We are all guilty of throwing around the latest and greatest "buzzwords" in response to the new digital age, but we often lose sight that business value and digital growth are not always connected. Just like buying and wearing fitness clothes doesn't necessarily make you a fit person, looking like a digital business is a lot easier than actually being one.
Every company wants to be digital, and they want to launch the next new engaging mobile app, use cloud technology to meet changing demands, and turn their data into key decisions. We get so wrapped up in the buzzwords, that we forget the basics. You can't automate old business tasks and call yourself digital. True change and impact requires re-imagining the way you have always done things.
"If I had asked people what they wanted, they would have said faster horses."—Ford
Change and disruption are nothing new. When the automobile came to age, the horse and carriage makers never thought their world would change. When the internet came along, Blockbuster never imagined videos could be streamed. The difference between then and now is pace. There was more time to adapt and adjust years ago. Today, technology and society are evolving at such a rapid pace, businesses can't keep up.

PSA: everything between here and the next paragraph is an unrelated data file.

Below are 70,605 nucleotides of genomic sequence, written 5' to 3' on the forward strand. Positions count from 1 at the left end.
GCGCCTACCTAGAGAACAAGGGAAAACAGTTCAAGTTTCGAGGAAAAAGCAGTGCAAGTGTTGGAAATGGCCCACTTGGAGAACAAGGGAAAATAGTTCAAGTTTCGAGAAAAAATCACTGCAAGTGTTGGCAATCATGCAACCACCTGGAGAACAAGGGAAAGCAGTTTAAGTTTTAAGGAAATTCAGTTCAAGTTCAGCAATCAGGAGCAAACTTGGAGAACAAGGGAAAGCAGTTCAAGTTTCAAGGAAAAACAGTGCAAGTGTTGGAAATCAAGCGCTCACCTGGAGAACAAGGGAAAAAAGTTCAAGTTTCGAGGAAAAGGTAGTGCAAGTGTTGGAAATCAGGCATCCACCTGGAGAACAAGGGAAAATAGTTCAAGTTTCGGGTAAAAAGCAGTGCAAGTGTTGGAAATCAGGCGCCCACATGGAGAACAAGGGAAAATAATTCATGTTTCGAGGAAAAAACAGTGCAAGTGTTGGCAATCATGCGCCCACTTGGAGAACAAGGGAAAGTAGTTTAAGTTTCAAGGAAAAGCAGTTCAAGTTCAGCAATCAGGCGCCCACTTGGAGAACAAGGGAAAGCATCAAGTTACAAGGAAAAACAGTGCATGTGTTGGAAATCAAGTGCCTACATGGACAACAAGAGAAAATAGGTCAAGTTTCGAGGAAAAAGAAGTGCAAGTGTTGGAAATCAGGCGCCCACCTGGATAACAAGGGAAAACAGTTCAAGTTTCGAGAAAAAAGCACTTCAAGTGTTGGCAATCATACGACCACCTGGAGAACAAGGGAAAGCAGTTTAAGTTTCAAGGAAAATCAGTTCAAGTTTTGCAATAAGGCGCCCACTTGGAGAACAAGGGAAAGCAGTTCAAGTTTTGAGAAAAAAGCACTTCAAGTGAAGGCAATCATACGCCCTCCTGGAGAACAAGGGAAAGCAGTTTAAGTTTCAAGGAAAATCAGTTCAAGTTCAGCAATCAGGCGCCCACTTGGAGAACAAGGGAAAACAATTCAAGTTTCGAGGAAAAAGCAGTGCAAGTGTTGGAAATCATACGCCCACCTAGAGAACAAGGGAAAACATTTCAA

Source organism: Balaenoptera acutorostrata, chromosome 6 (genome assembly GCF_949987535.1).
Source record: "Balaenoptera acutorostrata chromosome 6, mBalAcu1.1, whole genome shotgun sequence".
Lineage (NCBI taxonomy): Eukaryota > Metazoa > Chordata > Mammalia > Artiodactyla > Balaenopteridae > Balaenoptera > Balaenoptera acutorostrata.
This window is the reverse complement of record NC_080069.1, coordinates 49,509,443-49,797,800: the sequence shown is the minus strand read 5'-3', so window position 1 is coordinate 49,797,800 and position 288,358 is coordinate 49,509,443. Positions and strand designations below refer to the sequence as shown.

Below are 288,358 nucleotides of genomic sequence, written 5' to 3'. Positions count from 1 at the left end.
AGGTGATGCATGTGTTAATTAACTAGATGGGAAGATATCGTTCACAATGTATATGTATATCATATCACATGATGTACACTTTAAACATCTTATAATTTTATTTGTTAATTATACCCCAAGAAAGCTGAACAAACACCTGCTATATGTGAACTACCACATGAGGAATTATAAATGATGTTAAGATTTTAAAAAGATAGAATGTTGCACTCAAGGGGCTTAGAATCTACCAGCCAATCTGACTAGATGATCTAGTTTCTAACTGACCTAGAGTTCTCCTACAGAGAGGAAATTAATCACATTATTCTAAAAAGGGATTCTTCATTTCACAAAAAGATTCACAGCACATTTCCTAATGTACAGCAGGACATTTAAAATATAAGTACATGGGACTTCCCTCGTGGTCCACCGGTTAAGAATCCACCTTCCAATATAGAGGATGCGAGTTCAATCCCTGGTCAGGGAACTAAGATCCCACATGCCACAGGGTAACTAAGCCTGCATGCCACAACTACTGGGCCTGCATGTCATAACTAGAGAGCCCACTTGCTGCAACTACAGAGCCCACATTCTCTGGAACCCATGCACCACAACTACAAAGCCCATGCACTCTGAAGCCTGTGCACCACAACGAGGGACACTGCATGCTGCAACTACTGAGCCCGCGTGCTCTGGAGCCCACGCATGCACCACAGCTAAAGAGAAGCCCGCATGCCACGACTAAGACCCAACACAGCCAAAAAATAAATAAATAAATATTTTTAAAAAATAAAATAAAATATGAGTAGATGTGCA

Customers' and employees' behaviors, expectations, and values shift by the second. We are constantly faced with the dilemma to invest resources and budgets in business as usual, versus the new digital journey. Companies hesitate to make workforce changes to give them the skills and leadership they need for future survival.
"We are not a technology company!" "I am not a business person." Those comments always surprised me, but saying any of these statements today is like saying you don't care about your customers. The lines have blurred between technology and business; there are skill overlaps and knowledge gaps, which cause costs to spike. In response, companies are hiring consulting firms, "millennials," and "digital skills" to tell them what to do.
We forget the same holds true, and you can't have someone give you a strategy, hire some skills, and then call yourself a digital company. That's like saying you're a traveler, going to another country, and never leaving your cruise ship. We have to set aside traditional models and fears and re-imagine our organization and workforce strategies.
I had an opportunity to speak with the next generation of dreamers and doers at high-school robotics and coding camp about careers and skills in STEM.